CPDS Home Contact Professionalism: Chronological Summary


Mr Hedley Thomas
Courier Mail

'Crash Course for FOI Chief'

In a recent article you reported that FOI officers are concerned that a senior appointment has made a mockery of Queensland's 'merit selection system'.

My interpretation of your article: The controversial new Information Commissioner has put herself down for a $300 beginners course in FOI because she has no skills and no experience in the complex field. The one-day crash course is to help junior trainee FOI officers get their heads around the legislation. FOI officers were annoyed - claiming that her appointment made a mockery of the merit selection system. The advertised criteria for the position did not include legal skills or training - though these had been required (because of the nature of the job) when Queensland's most experienced FOI officer became the deputy information commissioner in 1992. The new Information Commissioner has no legal training but has worked at a high level in the Premier's Department, and her lead referee is the premier's DG. The premier rejected claims that her political ties and close relationship with the government indicated a political takeover of the Information Commissioner's office (Thomas H., 'Crash course for FOI chief', Courier Mail, 11/3/05).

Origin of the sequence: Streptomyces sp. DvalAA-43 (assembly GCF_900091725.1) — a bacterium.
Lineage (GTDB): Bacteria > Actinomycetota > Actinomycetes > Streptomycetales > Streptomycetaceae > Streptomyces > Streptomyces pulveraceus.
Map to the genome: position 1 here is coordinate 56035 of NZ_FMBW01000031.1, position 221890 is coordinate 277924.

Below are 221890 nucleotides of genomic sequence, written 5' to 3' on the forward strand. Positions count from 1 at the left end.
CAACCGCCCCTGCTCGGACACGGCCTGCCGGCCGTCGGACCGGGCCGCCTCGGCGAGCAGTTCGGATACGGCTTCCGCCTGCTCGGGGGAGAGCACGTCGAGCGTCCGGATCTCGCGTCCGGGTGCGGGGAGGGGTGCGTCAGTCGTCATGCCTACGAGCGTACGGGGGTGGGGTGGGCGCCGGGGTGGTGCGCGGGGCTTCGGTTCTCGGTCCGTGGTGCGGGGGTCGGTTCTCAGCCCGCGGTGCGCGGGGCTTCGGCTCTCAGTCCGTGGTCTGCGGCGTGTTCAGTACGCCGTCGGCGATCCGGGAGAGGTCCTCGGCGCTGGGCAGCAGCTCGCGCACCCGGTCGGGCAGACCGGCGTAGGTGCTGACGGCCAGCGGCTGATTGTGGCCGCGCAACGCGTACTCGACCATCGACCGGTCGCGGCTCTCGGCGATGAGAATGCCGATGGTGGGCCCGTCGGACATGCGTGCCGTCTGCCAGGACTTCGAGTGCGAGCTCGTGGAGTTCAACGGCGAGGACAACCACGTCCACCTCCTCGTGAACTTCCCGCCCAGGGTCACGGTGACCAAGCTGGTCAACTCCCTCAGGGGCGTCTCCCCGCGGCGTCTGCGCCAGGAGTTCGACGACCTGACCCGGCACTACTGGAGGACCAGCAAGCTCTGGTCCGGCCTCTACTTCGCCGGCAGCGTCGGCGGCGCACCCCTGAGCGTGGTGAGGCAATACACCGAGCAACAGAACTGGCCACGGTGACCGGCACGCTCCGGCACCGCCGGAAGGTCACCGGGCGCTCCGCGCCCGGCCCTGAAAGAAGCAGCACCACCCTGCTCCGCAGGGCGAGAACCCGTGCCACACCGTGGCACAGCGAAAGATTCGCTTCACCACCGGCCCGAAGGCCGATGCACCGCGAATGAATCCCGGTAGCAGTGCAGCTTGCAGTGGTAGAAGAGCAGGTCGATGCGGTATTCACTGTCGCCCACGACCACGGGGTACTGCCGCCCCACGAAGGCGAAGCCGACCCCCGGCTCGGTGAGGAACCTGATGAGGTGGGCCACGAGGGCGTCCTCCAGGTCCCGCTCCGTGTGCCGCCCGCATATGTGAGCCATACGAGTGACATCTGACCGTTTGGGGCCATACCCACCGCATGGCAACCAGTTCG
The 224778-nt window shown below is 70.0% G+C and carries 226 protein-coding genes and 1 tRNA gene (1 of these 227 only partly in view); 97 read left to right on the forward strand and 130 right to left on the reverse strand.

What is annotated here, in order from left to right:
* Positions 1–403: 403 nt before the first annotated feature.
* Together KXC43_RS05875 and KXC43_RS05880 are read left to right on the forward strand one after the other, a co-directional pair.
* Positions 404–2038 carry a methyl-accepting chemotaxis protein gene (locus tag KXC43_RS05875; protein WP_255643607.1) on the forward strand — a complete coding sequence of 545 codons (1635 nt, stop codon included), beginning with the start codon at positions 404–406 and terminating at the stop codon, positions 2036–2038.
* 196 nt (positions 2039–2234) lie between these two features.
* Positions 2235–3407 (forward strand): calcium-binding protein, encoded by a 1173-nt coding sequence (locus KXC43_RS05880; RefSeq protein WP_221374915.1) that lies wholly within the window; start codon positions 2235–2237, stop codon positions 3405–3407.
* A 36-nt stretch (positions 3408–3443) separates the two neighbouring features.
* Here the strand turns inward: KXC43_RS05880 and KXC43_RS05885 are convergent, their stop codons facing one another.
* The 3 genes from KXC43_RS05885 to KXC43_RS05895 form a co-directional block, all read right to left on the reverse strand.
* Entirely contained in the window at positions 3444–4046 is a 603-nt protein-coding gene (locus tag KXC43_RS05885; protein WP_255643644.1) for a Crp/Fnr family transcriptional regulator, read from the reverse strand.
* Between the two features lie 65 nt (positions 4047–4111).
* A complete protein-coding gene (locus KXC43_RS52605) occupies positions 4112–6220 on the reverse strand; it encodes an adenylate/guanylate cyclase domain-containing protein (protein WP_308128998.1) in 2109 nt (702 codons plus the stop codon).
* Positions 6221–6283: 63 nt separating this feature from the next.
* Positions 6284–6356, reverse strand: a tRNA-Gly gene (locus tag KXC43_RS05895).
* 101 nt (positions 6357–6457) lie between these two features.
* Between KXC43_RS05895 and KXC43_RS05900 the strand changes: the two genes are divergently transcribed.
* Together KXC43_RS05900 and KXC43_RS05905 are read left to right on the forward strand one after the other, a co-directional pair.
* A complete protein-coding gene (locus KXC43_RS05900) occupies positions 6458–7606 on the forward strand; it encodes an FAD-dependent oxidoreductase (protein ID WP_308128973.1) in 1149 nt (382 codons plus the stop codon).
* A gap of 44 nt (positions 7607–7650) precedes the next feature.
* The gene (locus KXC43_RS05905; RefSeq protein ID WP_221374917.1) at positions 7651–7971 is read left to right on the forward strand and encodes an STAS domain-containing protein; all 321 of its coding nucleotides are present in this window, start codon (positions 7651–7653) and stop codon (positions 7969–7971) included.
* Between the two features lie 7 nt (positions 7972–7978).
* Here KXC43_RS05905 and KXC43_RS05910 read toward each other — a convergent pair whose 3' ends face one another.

Such concern is more than a little belated. Queensland has not had anything but a pretence of a 'merit selection system' for over a decade.

By way of evidence I refer to:

Moreover concern about the breakdown of an effective 'merit selection system' has repeatedly been expressed over the years (see The Growing Case for Professional Public Service - which also refers to indicators of the extensive administrative dysfunctions that have resulted).

The core problem may be that there are no external professional institutions that have the competence or will to convince Parliament of the benefits of calling the state's populist 'dictators' to account.

I wish you luck in your further pursuit of such questions.